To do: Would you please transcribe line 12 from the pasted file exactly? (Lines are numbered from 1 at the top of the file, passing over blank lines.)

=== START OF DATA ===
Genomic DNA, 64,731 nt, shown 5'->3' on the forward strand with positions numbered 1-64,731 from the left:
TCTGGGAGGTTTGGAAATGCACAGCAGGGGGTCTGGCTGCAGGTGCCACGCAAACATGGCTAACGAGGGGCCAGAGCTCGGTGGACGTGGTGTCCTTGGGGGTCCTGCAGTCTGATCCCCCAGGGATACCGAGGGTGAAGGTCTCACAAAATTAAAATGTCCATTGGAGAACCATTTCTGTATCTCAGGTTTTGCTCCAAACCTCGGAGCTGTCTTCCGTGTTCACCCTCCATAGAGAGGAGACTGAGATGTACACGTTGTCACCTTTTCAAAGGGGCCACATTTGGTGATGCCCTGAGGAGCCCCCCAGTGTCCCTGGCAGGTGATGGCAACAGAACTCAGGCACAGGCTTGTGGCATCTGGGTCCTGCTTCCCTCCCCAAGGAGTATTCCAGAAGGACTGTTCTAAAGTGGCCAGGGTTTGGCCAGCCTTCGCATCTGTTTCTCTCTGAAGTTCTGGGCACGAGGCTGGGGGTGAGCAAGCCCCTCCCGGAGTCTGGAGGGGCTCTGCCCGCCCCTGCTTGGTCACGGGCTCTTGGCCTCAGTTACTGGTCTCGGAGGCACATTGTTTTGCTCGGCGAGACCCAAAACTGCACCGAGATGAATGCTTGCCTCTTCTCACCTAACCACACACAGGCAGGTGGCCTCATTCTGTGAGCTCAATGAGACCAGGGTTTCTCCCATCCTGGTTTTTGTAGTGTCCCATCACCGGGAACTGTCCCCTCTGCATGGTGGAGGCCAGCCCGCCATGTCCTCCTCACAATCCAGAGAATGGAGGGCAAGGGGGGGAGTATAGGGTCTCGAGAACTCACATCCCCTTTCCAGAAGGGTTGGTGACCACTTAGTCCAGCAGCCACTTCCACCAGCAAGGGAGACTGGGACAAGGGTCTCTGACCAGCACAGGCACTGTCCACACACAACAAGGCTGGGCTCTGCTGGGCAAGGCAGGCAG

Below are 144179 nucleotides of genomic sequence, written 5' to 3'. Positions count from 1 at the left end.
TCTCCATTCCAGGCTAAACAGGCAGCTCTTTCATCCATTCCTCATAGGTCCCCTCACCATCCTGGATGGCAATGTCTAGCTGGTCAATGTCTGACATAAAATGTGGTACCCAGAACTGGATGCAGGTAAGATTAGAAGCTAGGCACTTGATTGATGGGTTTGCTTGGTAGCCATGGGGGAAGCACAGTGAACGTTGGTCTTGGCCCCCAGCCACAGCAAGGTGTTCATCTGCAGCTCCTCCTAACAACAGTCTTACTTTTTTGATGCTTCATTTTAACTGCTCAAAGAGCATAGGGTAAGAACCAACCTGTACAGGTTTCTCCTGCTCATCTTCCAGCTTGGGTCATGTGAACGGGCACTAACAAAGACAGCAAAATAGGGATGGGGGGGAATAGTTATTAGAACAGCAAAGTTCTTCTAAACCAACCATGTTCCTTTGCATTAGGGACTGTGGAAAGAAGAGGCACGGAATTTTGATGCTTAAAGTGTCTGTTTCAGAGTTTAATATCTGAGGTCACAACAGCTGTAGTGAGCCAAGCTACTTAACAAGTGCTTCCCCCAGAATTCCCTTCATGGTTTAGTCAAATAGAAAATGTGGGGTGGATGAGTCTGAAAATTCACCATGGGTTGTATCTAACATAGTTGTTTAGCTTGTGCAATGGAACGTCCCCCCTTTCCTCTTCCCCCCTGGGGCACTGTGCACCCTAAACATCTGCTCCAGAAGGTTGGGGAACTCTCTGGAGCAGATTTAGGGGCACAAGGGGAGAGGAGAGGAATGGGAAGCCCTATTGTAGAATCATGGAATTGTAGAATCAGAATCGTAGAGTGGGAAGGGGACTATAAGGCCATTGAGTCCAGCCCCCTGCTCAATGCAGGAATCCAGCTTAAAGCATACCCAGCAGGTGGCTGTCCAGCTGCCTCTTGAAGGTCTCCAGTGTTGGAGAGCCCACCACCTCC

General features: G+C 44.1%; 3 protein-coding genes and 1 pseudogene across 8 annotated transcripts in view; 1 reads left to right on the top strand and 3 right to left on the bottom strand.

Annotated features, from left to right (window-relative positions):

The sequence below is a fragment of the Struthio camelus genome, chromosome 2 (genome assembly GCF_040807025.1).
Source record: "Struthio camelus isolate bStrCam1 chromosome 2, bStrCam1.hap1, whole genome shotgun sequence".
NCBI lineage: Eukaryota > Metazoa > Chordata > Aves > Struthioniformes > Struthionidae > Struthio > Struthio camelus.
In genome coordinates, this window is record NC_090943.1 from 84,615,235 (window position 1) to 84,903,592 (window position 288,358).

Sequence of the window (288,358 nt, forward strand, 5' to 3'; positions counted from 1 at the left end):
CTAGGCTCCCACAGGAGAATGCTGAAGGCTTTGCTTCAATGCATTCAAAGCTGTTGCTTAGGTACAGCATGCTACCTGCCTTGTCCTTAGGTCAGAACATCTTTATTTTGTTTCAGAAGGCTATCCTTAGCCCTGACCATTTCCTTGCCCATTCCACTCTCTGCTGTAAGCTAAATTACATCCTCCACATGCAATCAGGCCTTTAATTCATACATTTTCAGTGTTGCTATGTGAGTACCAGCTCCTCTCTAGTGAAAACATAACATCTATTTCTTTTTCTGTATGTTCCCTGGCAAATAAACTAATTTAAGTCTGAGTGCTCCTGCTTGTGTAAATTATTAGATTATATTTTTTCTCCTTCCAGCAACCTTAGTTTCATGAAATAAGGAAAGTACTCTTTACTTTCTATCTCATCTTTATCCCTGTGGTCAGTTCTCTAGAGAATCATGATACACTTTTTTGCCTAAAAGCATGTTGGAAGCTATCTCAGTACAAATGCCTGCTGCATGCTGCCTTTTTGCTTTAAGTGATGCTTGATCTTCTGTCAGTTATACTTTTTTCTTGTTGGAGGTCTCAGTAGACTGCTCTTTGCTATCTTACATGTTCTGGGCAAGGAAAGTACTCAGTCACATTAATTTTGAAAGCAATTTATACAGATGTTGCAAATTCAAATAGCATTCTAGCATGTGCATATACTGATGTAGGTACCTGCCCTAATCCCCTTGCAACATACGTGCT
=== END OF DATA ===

CTAGGCTCCCACAGGAGAATGCTGAAGGCTTTGCTTCAATGCATTCAAAGCTGTTGCTTAGGTACAGCATGCTACCTGCCTTGTCCTTAGGTCAGAACATCTTTATTTTGTTTCAGAAGGCTATCCTTAGCCCTGACCATTTCCTTGCCCATTCCACTCTCTGCTGTAAGCTAAATTACATCCTCCACATGCAATCAGGCCTTTAATTCATACATTTTCAGTGTTGCTATGTGAGTACCAGCTCCTCTCTAGTGAAAACATAACATCTATTTCTTTTTCTGTATGTTCCCTGGCAAATAAACTAATTTAAGTCTGAGTGCTCCTGCTTGTGTAAATTATTAGATTATATTTTTTCTCCTTCCAGCAACCTTAGTTTCATGAAATAAGGAAAGTACTCTTTACTTTCTATCTCATCTTTATCCCTGTGGTCAGTTCTCTAGAGAATCATGATACACTTTTTTGCCTAAAAGCATGTTGGAAGCTATCTCAGTACAAATGCCTGCTGCATGCTGCCTTTTTGCTTTAAGTGATGCTTGATCTTCTGTCAGTTATACTTTTTTCTTGTTGGAGGTCTCAGTAGACTGCTCTTTGCTATCTTACATGTTCTGGGCAAGGAAAGTACTCAGTCACATTAATTTTGAAAGCAATTTATACAGATGTTGCAAATTCAAATAGCATTCTAGCATGTGCATATACTGATGTAGGTACCTGCCCTAATCCCCTTGCAACATACGTGCT